Oliver’s absence throughout the episode’s first half highlights a major flaw he’s had since the get-go: his inability to face his worst issues head-on. His decision when he finally does appear is the logical endpoint for this, where he decides to run away from all his problems by way of death. Oliver furiously defends his surrender as heroic sacrifice, but every other character smartly sees through this as short-sighted and, frankly, cowardly. Oliver’s not wrong that Slade’s main endgame is to kill him, but that’s not his full endgame, and Oliver clearly has blinders on to not see that. It’s silly for Oliver to believe Slade’s “one more person has to die” threat wouldn’t mean another of Oliver’s friends/family, and he quickly forgets the actual army Slade has been building. But it also wouldn’t be fair to call Oliver stupid for seeing things this way; he’s going through profound grief like any other person, and is simplifying matters in the same way that anyone would struggle to compartmentalize that grief. Oliver’s secret second facility—conveniently introduced at the same time Verdant has been taken over by Isabel—shows how much of a loner Oliver still is even now, and “City of Blood” spends ample time convincing him that he’s strongest as part of a team, despite all the turmoil this season.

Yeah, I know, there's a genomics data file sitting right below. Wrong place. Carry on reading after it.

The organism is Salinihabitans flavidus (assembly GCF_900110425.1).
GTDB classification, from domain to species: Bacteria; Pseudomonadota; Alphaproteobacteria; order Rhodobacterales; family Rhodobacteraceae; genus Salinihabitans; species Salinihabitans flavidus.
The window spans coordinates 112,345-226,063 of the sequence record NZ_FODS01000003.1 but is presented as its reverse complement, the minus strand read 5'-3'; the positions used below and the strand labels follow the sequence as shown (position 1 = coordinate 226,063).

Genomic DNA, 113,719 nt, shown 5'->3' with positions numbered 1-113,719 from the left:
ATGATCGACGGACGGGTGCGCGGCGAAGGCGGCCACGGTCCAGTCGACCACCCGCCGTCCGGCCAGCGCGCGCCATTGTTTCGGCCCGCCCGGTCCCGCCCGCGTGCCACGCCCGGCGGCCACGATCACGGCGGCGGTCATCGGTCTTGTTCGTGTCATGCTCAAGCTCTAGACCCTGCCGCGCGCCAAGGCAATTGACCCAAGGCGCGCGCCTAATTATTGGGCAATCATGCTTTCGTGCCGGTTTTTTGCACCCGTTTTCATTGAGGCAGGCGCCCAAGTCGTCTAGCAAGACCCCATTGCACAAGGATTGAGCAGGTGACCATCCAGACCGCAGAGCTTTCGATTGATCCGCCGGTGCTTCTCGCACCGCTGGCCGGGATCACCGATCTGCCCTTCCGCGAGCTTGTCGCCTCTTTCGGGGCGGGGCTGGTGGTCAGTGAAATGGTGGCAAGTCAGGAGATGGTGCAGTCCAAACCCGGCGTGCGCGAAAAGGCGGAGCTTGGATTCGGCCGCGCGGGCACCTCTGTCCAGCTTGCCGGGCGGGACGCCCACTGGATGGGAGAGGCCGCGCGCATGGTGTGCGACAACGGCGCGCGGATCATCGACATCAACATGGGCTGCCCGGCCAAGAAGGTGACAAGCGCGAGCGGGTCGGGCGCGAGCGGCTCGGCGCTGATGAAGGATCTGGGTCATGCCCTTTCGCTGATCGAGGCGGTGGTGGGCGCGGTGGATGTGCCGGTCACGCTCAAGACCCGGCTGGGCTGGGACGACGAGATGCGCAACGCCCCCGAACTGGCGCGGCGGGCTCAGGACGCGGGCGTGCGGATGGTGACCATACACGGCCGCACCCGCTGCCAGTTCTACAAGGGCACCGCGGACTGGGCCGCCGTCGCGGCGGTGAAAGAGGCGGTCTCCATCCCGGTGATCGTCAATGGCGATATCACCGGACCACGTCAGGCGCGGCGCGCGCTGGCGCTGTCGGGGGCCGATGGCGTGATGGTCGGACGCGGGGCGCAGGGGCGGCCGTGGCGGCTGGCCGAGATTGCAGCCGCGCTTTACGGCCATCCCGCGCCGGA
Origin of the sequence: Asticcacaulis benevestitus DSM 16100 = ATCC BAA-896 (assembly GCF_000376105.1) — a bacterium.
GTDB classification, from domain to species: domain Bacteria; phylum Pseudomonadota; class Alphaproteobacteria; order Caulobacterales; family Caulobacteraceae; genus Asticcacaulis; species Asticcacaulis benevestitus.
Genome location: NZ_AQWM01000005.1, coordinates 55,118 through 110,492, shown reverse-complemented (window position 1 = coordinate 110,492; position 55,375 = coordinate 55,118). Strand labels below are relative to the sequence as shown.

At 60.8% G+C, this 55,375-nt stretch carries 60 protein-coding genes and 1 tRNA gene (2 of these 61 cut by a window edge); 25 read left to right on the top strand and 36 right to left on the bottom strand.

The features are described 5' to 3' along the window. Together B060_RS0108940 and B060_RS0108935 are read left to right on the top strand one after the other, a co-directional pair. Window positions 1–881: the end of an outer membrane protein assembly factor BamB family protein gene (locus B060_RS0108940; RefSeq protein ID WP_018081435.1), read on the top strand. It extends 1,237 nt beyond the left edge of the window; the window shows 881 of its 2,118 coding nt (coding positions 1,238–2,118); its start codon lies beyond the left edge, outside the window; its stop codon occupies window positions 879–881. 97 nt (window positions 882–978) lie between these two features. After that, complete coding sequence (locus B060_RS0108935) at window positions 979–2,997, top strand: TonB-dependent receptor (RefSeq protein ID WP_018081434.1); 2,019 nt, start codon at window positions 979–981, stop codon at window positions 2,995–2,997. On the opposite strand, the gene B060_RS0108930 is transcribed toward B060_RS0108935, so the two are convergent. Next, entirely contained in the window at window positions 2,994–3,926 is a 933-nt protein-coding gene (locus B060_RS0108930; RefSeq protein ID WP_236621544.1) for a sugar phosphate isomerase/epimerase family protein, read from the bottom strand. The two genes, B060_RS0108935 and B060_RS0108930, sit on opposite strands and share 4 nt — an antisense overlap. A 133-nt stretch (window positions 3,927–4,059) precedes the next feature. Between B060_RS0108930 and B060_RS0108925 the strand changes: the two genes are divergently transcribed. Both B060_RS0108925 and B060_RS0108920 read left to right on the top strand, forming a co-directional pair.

That said, the episode also emphasizes that the overcrowding of Team Arrow was not for its benefit. Diggle and Felicity get the most to do since the season began, and it’s a joy seeing the core trio working together again without the drama from Sara or Roy interfering, enjoyable as that drama may have been at the time. But the spark between David Ramsey and Emily Bett Rickards, hidden as it often is in this show, is capable of carrying substantial weight this week. Frankly, it’s just fun to see Felicity and Diggle so intent on keeping Oliver on the right path, and the ratio of muscle/intelligence/heart between just the two makes a strong mystery-solving, crime-fighting pairing even without Oliver present. The “torture” scene is great fun, especially, and generally all of their scenes this week mix the right bit of much-needed heart and humor in an otherwise somber episode.